The great comedian Umer Sharif once said that Karachi only has two seasons – summer, and hotter summer. Given the U-turn Karachi’s weather has taken over the past few weeks, from extreme cold winds to sweaty afternoons, he was right. Similarly, Pakistan also has two kinds of political seasons – elections and political turmoil. Another element similar between the two is that the first season transitions into the other only for a short while, and then swiftly returns back to its default setting. Since the 2013 General Election, Pakistan has been in a state of political and administrative commotion. The government ...Read Full Post
Today marks the 10th death anniversary arguably one of the most prominent Pakistanis in the world, Mohtarma Benazir Bhutto, the former Prime Minister of Pakistan and chairperson of the Pakistan Peoples Party (PPP). Her death not only added to Pakistan’s ups and downs, but more importantly, led to a real leadership crisis in the country, as amongst all existing leaders today, none quite enjoys the stature possessed by Benazir. To date, she is the one and only symbol of a federation, a leader who enjoyed equal support from all across Pakistan. Benazir did not acquire that stature merely because of her father, Zulfiqar Ali Bhutto, ...Read Full Post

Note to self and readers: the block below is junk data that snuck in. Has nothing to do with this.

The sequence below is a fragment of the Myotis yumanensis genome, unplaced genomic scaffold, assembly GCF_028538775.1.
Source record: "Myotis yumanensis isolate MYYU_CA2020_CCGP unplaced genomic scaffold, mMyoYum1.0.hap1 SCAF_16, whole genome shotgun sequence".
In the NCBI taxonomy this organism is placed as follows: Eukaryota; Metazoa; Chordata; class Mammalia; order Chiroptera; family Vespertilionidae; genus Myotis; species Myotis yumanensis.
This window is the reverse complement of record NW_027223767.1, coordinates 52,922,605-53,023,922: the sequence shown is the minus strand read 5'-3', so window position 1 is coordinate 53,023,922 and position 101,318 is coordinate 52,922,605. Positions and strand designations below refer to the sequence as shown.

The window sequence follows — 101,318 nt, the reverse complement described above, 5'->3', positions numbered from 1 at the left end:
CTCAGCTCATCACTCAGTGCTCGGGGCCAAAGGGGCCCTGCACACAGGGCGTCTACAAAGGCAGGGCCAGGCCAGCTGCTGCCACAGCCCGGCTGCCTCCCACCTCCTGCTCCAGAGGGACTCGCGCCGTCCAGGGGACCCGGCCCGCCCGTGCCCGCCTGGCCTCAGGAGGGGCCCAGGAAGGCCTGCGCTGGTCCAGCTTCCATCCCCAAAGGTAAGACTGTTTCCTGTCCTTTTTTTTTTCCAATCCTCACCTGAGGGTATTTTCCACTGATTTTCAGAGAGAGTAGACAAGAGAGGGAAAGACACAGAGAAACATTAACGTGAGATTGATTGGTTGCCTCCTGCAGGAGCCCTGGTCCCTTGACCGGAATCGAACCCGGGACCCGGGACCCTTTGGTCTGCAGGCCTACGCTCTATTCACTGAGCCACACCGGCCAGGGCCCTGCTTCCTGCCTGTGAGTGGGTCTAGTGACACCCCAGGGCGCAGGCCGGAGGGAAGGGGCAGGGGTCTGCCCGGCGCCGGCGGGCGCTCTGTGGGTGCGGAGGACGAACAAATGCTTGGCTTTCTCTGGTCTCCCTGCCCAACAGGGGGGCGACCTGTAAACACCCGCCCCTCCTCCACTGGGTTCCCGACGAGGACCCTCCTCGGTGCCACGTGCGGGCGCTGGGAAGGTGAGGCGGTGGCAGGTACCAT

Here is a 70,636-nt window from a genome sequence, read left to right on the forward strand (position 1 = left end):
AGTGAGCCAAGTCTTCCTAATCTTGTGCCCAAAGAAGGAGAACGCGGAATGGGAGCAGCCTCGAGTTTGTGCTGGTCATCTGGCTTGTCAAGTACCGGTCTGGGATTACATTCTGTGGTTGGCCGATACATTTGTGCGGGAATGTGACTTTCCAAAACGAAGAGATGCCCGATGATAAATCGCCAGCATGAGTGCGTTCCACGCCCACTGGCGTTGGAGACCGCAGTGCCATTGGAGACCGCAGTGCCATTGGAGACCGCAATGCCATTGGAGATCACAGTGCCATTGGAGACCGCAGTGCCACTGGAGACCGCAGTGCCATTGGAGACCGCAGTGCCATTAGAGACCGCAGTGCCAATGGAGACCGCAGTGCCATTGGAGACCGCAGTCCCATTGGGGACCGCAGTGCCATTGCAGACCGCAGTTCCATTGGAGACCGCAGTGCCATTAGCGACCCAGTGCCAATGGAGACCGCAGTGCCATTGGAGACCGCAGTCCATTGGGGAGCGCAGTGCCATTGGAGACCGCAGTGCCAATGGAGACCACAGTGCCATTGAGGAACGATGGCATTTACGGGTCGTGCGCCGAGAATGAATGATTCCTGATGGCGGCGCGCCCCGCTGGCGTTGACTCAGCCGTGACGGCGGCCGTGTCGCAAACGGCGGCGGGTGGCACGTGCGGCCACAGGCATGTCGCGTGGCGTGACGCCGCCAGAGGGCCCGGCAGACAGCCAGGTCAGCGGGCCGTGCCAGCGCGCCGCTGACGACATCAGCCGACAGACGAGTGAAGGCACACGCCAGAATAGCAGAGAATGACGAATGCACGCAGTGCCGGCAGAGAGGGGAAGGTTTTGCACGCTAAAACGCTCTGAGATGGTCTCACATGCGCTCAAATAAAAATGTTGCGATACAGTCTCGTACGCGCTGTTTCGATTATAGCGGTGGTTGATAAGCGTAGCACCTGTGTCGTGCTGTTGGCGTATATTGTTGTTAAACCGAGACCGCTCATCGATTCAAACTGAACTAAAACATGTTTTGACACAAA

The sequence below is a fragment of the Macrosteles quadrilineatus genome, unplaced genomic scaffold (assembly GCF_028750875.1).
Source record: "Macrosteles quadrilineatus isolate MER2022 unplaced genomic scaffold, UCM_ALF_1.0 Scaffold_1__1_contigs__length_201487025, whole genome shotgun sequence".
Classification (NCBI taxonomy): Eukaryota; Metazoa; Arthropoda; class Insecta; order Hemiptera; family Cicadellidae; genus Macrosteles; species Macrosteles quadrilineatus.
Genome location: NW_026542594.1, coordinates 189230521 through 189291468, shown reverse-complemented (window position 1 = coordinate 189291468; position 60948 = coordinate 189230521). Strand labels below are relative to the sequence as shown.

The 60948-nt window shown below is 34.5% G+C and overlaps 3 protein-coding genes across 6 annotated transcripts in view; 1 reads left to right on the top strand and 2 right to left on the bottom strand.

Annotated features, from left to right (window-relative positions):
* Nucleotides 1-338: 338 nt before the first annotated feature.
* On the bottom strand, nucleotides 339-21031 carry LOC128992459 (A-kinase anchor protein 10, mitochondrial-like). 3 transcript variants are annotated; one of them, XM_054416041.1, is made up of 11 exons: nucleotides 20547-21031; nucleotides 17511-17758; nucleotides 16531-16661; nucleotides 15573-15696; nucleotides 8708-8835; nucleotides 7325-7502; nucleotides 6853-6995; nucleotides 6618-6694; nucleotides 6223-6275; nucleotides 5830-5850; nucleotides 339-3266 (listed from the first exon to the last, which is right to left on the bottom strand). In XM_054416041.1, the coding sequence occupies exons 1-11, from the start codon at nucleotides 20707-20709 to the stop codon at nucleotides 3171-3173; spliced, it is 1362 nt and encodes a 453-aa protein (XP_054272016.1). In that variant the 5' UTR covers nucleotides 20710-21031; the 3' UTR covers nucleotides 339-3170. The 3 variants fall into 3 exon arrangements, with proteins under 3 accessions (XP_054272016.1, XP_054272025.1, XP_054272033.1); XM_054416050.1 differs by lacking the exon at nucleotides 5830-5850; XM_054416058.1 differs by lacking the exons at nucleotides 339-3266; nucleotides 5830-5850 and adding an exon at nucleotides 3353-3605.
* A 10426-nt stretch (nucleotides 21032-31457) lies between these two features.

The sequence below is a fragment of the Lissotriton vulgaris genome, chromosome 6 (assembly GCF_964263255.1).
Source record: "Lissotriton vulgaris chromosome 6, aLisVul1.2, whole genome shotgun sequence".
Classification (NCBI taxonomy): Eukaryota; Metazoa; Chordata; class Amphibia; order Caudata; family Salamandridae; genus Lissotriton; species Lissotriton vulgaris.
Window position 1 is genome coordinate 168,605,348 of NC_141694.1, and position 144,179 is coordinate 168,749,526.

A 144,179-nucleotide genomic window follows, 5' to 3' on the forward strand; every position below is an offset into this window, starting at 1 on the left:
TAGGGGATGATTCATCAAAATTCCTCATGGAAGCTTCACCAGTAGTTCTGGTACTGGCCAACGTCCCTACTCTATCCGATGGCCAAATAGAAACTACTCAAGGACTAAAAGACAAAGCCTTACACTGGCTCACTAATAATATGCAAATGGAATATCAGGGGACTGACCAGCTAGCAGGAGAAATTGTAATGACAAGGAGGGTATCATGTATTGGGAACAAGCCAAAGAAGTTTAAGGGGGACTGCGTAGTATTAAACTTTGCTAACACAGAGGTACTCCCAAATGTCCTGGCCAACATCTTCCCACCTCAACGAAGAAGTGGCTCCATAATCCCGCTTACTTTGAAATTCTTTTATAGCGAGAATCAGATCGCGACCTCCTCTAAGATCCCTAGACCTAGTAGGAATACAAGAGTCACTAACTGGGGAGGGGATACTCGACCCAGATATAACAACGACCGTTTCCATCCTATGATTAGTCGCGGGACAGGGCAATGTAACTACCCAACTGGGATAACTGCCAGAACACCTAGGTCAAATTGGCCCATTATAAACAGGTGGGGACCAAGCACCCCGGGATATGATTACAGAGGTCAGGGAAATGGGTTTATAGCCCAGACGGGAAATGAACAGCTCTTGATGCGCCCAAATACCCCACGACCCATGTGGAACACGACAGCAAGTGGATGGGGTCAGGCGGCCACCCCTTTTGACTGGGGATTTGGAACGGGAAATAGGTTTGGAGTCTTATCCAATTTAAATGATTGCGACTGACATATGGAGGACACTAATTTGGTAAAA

Benazir Bhutto’s assassination was carefully planned, politically motivated and amply funded – but who did it?
Every movie buff has their favourite action movie star – mine is Mark Wahlberg. He has acted in several high octane, action-packed and successful movies. For our purpose, I’d like to remind my readers of one of his more subdued films, Shooter. The film follows the story of a sniper living in exile who is coaxed back into action to prevent a plot to kill the president of the US. Unbeknownst to him, the people who brought him in to help them are the ones who were involved in the whole conspiracy to begin with. If you haven’t seen the ...Read Full Post
Bhutto to Bhutto, Sharif to Sharif: This is Pakistan and blood (nepotism) is thicker than water (meritocracy)